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Confederate Cause

Secession in Principle - Part III

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Given that the secession was a right and that the invasion and war was unconstitutional, Yankee myth-makers had to begin immediate propaganda to disguise their motives and their naked aggression.  Confederate patriots were labeled "rebels" and "traitors."  The post-war abuse of Confederate States of America President Jefferson Davis serves to illustrate the truth of the Confederate Cause and to expose the Yankee lies.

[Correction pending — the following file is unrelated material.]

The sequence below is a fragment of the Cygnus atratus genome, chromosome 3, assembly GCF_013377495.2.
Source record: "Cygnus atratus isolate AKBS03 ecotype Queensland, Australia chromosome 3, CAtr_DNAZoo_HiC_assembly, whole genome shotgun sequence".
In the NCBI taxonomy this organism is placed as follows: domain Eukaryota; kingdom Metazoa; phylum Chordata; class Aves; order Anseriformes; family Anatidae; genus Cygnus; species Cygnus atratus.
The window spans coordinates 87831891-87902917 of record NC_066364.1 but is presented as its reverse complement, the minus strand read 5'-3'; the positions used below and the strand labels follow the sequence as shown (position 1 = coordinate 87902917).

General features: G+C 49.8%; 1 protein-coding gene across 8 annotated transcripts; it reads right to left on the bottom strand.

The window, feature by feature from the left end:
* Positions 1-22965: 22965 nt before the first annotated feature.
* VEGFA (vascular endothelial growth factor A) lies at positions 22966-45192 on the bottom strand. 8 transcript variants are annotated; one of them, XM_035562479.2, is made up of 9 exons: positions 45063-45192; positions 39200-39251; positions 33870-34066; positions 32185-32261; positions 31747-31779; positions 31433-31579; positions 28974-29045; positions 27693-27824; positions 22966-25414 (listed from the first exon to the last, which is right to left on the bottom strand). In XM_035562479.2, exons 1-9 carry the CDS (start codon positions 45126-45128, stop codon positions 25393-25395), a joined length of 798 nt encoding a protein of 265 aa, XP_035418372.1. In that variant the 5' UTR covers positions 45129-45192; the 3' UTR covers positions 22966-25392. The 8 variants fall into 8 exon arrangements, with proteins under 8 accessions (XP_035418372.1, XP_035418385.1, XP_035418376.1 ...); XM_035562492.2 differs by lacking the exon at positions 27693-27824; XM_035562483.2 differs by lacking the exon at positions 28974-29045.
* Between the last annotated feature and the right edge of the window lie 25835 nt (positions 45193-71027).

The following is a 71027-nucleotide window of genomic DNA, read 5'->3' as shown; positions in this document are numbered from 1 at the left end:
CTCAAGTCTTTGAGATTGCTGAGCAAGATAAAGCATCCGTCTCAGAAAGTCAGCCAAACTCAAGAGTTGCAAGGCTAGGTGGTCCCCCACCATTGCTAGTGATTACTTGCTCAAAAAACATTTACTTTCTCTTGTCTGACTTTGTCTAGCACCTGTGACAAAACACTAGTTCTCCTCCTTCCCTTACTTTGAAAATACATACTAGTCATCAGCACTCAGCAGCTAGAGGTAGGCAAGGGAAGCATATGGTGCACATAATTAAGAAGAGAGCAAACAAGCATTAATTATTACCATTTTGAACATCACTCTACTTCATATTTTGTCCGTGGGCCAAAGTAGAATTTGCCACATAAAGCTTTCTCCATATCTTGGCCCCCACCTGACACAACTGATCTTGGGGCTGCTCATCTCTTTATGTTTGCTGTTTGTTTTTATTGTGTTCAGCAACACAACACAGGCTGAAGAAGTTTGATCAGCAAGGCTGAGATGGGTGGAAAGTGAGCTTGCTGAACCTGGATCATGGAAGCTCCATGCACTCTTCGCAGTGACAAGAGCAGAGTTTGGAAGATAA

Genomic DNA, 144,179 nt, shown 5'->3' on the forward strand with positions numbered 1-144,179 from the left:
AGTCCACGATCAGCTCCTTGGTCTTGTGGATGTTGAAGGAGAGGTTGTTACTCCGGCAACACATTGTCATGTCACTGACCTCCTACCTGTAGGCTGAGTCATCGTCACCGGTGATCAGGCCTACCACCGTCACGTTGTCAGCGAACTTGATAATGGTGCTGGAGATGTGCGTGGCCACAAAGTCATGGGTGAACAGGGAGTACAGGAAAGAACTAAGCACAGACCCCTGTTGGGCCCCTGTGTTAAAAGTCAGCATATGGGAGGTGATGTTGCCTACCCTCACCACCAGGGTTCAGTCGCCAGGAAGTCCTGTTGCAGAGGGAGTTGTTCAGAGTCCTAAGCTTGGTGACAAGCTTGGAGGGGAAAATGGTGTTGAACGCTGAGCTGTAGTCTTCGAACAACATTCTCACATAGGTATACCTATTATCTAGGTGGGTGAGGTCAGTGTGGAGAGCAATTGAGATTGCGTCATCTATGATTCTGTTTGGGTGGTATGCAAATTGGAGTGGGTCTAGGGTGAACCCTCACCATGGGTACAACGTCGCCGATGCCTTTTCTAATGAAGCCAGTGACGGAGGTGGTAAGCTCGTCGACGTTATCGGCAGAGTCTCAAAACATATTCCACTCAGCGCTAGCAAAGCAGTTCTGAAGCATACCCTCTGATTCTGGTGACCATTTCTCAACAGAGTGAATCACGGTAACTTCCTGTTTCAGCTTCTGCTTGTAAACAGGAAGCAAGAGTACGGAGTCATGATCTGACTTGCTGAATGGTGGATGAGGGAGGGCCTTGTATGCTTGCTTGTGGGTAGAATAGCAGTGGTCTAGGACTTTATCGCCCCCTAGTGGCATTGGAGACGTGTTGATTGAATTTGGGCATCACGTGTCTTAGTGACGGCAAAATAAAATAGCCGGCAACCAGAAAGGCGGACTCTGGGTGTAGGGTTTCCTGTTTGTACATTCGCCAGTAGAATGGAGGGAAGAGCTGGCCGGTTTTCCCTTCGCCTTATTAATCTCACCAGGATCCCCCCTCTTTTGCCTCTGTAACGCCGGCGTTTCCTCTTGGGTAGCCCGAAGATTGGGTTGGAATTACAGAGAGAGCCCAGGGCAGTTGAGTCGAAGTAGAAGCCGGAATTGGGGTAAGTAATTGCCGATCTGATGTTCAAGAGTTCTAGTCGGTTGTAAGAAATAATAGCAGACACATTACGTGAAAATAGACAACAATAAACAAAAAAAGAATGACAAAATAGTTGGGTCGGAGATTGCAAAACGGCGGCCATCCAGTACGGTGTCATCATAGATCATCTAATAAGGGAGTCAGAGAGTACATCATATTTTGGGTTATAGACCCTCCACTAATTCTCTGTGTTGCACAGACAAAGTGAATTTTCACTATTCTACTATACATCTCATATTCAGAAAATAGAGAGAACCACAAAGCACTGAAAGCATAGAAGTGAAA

The commander of Andersonville POW camp, Major Henry Wirz, was convicted in a sham trial where he was not allowed to present key defense witnesses and the prosecution's key witness was later identified as a deserter from the New York 7th Regiment, Felix Oeser, who perjured himself and testified under the name, De la Baume.  More on POW policies in a later section.  Wirz was convicted for the murder of two unnamed prisoners in August of 1864, at a time when he was away from the camp on sick leave.  Suffice it to say that Major Wirz was not guilty of any war crimes.  He was scheduled for execution.  On the night before his execution, a representative of the federal government came to Wirz' cell and told Wirz that he would be pardoned, his life would be spared, if he implicated CSA President Jefferson Davis as being aware of and encouraging war crimes against union prisoners.  Wirz declined to lie about Davis or any other Confederate and was hanged the next day.  Wirz' minister, present in Wirz' last hours, witnessed this brazen attempt to subborn perjury and took Wirz' final letter to his family assuring them that he was innocent of the charges.  The minister later documented the entire ugly affair.